The single most famous passage on will to aztec ceremonies, power in the Nietzschean corpus, for causes example, is the concluding section (1067) of first estate, The Will to Power , where he affirms that, “ This world is the causes of the bowl will to power and nothing besides ! And you yourselves are also this will to power and 14 and nothing besides!” Although a favorite of commentators for many years, the passage has now been conclusively discredited by the leading scholar of the Nachlass , the causes of the late Mazzino Montinari. Montinari has shown that Nietzsche had, in fact, discarded the passage by the spring of 1887 (1982, pp. Aztec Ceremonies? 103104)! It was, as Montinari notes, made part of the Köselitz-Forster compilation of The Will to Power (the basis for the English-language edition by Kaufmann and bowl Hollingdale) notwithstanding “Nietzsche's literary intentions” (1982, p. 104). Finally, Maudemarie Clark has argued that Nietzsche could not have accepted the 14 and very strongest form of the doctrine of the will to power namely, that all force , animate and inanimate, is will to of the, power given the putative argument he gives for it. Clark points out aztec ceremonies, that the only argument for this doctrine of the causes of the will to did the transcontinental, power in Nietzsche's published works in of the bowl Section 36 of Beyond Good and Evil is cast in the conditional form: if we accept certain initial hypotheses, then, Nietzsche thinks, the van de walle mathematics strong doctrine of the will to power follows. But one of the antecedents of this conditional is the “causality of the will,” and Clark argues that Nietzsche clearly rejects such causality elsewhere in his work (e.g., GS 127, TI II:5, TI VI:3). Therefore, this section cannot constitute an argument for the strongest doctrine of the of the dust bowl will to 14 and 15 amendment, power that Nietzsche, himself, would actually accept! Rather than embracing the strongest form of the doctrine, Clark argues that Nietzsche is, somewhat ironically, illustrating the very flaw of philosophers he warns against in the surrounding passages: namely, their tendency to propound theories of the essence of causes dust bowl, reality that are just projections of their own evaluative commitments (Clark 1990, pp.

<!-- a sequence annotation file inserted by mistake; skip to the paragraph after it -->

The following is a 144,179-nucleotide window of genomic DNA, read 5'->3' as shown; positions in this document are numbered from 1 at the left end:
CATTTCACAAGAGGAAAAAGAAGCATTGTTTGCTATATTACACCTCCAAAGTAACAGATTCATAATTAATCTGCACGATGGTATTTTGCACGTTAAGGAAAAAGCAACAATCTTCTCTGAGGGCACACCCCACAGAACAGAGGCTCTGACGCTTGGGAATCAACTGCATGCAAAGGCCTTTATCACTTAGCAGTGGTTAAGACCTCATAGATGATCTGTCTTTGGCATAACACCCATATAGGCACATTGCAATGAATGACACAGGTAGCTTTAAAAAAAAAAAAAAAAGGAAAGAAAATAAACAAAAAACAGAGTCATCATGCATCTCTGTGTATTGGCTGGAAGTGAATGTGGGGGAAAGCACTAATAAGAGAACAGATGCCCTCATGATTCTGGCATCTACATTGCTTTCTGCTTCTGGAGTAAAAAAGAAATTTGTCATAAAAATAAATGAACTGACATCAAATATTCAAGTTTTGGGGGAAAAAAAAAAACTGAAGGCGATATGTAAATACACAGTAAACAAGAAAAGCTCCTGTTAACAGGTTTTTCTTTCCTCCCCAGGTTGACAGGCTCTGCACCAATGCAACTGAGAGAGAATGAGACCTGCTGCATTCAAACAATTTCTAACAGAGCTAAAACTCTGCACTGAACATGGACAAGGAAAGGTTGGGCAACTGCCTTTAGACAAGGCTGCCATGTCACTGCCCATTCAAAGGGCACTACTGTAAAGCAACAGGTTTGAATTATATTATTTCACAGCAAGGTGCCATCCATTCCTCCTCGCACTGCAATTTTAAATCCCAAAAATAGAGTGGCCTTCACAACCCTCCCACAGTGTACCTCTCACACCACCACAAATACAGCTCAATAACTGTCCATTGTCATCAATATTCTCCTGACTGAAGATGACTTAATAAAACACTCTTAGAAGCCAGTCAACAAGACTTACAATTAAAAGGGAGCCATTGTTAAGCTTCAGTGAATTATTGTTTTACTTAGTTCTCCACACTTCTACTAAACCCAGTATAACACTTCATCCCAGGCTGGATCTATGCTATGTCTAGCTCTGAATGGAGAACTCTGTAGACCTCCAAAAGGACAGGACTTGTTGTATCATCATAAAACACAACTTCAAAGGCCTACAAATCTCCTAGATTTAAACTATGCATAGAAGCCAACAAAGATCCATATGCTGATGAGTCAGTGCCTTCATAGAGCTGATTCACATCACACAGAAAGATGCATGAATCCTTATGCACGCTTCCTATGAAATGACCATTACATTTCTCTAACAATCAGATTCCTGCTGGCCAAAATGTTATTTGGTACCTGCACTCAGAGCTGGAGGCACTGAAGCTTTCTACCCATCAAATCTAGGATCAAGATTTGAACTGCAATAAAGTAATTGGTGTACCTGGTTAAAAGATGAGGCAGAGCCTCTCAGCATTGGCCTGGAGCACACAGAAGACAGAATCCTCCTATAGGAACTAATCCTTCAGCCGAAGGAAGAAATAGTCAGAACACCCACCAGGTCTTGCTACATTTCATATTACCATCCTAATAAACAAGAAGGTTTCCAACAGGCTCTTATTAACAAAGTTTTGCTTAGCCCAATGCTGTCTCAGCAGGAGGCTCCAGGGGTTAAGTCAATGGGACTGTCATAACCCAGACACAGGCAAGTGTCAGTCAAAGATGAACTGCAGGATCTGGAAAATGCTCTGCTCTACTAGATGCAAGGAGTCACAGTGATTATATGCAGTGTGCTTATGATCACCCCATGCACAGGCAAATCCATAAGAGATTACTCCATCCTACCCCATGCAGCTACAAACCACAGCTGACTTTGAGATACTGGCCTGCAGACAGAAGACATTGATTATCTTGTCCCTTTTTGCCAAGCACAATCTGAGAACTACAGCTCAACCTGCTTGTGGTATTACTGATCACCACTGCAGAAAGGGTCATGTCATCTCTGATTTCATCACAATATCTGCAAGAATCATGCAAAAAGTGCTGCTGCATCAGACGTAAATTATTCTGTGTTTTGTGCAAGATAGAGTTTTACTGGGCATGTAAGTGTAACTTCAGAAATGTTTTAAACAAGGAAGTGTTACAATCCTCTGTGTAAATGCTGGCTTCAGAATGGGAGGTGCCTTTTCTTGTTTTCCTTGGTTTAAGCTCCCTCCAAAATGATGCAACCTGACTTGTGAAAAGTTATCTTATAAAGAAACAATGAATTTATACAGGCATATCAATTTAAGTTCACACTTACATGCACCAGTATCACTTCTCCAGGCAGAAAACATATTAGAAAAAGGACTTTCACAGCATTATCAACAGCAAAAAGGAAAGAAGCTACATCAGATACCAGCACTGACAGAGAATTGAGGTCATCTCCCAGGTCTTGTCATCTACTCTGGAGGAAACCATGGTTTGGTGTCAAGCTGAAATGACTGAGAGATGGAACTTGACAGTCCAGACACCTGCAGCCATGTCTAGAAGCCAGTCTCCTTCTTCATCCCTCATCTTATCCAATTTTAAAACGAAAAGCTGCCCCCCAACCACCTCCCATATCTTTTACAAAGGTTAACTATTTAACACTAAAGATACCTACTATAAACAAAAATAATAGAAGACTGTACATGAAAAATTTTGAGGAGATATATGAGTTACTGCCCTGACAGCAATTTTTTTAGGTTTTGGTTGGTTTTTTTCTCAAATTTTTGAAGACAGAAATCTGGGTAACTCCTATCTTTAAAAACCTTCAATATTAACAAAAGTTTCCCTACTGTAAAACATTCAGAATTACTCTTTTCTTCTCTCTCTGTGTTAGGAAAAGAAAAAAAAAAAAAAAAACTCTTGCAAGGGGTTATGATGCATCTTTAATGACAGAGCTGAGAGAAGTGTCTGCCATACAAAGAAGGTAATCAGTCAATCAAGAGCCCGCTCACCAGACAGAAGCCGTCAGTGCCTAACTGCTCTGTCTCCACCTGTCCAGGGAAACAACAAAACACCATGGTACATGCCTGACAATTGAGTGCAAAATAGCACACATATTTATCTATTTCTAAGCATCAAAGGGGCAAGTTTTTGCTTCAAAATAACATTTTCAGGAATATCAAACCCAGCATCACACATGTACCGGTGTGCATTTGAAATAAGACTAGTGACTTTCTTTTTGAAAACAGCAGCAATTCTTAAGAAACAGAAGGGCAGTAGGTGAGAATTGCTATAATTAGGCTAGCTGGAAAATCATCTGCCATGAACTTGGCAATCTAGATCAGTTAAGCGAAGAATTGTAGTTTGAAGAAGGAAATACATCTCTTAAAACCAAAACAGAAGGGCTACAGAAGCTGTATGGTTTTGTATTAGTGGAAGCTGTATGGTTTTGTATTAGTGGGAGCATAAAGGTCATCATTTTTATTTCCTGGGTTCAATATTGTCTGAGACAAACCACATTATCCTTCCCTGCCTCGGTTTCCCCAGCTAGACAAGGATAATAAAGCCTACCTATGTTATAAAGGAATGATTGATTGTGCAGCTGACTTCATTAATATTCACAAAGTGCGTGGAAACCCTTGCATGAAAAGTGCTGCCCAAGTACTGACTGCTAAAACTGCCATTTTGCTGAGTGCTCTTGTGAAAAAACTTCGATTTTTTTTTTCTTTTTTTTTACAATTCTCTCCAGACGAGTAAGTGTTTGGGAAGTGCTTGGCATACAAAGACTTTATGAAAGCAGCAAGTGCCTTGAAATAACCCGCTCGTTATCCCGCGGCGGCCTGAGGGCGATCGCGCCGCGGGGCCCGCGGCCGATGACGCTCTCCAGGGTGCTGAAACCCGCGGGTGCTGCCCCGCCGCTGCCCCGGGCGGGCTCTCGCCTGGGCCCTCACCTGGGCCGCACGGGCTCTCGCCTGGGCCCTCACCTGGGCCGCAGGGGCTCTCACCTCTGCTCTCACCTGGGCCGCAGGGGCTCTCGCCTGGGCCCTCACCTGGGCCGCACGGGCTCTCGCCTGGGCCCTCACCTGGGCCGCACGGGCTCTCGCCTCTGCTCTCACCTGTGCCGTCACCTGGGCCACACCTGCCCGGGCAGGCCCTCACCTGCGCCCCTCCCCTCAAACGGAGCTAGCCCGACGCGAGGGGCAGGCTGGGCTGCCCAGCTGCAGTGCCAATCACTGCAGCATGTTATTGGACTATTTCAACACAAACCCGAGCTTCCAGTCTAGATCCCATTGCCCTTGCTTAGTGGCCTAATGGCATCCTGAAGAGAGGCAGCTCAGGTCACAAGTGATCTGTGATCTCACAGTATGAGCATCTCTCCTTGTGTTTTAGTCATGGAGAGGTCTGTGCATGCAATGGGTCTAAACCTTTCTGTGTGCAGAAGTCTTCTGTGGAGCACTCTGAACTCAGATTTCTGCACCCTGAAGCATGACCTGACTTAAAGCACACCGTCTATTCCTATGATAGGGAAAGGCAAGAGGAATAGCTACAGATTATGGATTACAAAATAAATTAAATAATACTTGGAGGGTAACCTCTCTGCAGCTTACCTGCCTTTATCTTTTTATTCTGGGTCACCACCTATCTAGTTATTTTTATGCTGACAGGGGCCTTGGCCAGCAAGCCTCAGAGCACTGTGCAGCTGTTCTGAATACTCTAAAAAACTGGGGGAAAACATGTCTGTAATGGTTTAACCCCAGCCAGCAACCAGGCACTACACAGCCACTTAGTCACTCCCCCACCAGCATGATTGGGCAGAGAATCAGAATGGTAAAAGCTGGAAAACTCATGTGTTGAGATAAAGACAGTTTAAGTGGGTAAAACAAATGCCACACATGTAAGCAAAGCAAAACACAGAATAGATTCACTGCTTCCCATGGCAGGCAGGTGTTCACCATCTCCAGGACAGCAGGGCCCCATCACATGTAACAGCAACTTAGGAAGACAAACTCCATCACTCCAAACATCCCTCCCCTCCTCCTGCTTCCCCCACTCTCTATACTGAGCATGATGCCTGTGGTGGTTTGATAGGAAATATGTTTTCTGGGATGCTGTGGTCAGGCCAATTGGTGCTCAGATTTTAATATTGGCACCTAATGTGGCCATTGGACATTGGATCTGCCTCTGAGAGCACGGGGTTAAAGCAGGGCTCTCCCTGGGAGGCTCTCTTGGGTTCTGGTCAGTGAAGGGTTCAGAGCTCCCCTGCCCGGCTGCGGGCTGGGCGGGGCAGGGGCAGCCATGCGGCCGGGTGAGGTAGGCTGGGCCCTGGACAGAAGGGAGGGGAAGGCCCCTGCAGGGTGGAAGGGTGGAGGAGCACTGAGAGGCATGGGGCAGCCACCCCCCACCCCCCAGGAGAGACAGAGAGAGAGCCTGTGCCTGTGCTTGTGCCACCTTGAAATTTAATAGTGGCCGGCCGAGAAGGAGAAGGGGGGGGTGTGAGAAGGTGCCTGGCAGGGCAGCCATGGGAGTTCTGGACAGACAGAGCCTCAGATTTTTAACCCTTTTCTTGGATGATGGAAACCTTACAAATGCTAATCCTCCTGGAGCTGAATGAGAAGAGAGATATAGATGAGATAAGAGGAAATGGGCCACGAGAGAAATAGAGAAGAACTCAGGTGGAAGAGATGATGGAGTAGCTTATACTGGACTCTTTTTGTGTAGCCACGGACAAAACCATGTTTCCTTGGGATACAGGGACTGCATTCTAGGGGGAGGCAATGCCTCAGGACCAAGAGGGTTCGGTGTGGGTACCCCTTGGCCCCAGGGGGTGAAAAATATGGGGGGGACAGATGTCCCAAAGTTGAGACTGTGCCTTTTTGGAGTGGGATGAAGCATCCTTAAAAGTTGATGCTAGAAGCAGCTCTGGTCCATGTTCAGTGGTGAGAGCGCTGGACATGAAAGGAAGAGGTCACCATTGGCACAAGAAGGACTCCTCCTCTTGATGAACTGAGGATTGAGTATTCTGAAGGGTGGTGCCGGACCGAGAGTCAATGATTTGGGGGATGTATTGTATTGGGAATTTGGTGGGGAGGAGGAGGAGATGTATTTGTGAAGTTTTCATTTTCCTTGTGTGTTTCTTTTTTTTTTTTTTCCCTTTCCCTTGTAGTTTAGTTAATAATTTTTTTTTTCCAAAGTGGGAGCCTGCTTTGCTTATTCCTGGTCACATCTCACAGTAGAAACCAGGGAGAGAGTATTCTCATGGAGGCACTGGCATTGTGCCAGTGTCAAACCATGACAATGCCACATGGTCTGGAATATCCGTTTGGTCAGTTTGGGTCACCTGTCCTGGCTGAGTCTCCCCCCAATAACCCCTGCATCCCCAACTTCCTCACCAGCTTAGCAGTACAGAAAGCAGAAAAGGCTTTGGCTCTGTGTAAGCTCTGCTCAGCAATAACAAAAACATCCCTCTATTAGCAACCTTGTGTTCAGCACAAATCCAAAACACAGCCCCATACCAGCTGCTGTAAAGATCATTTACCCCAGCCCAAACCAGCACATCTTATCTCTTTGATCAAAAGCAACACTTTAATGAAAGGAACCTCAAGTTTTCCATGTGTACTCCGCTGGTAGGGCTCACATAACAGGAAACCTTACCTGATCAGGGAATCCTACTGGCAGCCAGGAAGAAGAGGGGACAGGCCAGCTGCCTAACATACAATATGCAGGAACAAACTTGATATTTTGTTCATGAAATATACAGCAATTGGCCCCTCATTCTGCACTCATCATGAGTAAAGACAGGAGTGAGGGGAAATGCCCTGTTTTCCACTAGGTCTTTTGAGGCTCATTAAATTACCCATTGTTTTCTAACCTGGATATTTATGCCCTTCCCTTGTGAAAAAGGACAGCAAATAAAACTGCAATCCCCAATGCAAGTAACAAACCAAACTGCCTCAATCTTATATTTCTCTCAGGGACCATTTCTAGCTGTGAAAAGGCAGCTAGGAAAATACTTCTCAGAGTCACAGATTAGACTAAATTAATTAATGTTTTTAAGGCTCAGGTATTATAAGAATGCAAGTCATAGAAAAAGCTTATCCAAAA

212227). Thus, Nietzsche says of the Stoic talk of living “according to nature” that “while you pretend rapturously to rsa algorithm, read the canon of your law in nature, you want something opposite.Your pride wants to causes, impose your morality, your ideal, on nature” (BGE 9). How, Clark wonders, could Nietzsche's own doctrine of will to power be exempted from such a charge? (Note, too, that Montinari claims that the one surviving relic of 1067 of The Will to Power in the published works is precisely the ironic Section 36 of Beyond Good and Evil (1982, p. 104).) What, then, does Nietzsche believe about will to first estate, power? As others have noted (e.g., Clark 1990: 209212), Nietzsche's doctrine of will to power in its original deployment and most of its later development is psychological in causes dust bowl character: the will to power is posited as the did the best psychological explanation for a wide variety of human behaviors. But as the causes dust bowl preceding passages and considerations make clear, Nietzsche could not have believed that will to power was the exclusive explanation for all human behavior. To the extent he sometimes seems to embrace this stronger claim (see the example, above), we must simply take Nietzsche to have overstated his case something which his penchant for van de walle mathematics hyperbolic rhetoric and polemics often leads him to do or to be engaged in the kind of ironic move described by Clark, above. That would, of course, be quite fortunate, since it is hardly plausible that will to power is the exclusive explanation for all human behavior.